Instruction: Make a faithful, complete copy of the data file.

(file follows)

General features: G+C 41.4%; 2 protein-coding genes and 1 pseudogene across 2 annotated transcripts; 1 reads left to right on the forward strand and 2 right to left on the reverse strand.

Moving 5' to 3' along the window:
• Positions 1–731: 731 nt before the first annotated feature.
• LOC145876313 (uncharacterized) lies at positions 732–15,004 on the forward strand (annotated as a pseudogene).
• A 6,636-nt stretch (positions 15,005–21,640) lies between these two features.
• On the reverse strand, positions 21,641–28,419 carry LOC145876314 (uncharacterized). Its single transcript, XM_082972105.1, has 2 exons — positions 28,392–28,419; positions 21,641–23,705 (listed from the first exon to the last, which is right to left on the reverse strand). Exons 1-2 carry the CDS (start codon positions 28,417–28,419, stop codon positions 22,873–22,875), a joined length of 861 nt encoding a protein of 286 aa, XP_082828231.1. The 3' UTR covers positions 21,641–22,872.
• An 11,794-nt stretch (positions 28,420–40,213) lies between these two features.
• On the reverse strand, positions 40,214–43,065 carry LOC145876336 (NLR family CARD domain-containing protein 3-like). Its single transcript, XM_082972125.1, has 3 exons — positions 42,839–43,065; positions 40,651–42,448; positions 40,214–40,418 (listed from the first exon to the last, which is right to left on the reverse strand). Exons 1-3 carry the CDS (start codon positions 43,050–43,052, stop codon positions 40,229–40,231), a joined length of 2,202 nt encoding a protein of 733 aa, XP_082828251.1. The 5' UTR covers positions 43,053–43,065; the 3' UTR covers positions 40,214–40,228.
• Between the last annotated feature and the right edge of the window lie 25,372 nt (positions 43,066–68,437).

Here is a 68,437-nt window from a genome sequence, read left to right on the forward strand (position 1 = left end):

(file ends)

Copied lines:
General features: G+C 41.4%; 2 protein-coding genes and 1 pseudogene across 2 annotated transcripts; 1 reads left to right on the forward strand and 2 right to left on the reverse strand.

Moving 5' to 3' along the window:
• Positions 1–731: 731 nt before the first annotated feature.
• LOC145876313 (uncharacterized) lies at positions 732–15,004 on the forward strand (annotated as a pseudogene).
• A 6,636-nt stretch (positions 15,005–21,640) lies between these two features.
• On the reverse strand, positions 21,641–28,419 carry LOC145876314 (uncharacterized). Its single transcript, XM_082972105.1, has 2 exons — positions 28,392–28,419; positions 21,641–23,705 (listed from the first exon to the last, which is right to left on the reverse strand). Exons 1-2 carry the CDS (start codon positions 28,417–28,419, stop codon positions 22,873–22,875), a joined length of 861 nt encoding a protein of 286 aa, XP_082828231.1. The 3' UTR covers positions 21,641–22,872.
• An 11,794-nt stretch (positions 28,420–40,213) lies between these two features.
• On the reverse strand, positions 40,214–43,065 carry LOC145876336 (NLR family CARD domain-containing protein 3-like). Its single transcript, XM_082972125.1, has 3 exons — positions 42,839–43,065; positions 40,651–42,448; positions 40,214–40,418 (listed from the first exon to the last, which is right to left on the reverse strand). Exons 1-3 carry the CDS (start codon positions 43,050–43,052, stop codon positions 40,229–40,231), a joined length of 2,202 nt encoding a protein of 733 aa, XP_082828251.1. The 5' UTR covers positions 43,053–43,065; the 3' UTR covers positions 40,214–40,228.
• Between the last annotated feature and the right edge of the window lie 25,372 nt (positions 43,066–68,437).

Here is a 68,437-nt window from a genome sequence, read left to right on the forward strand (position 1 = left end):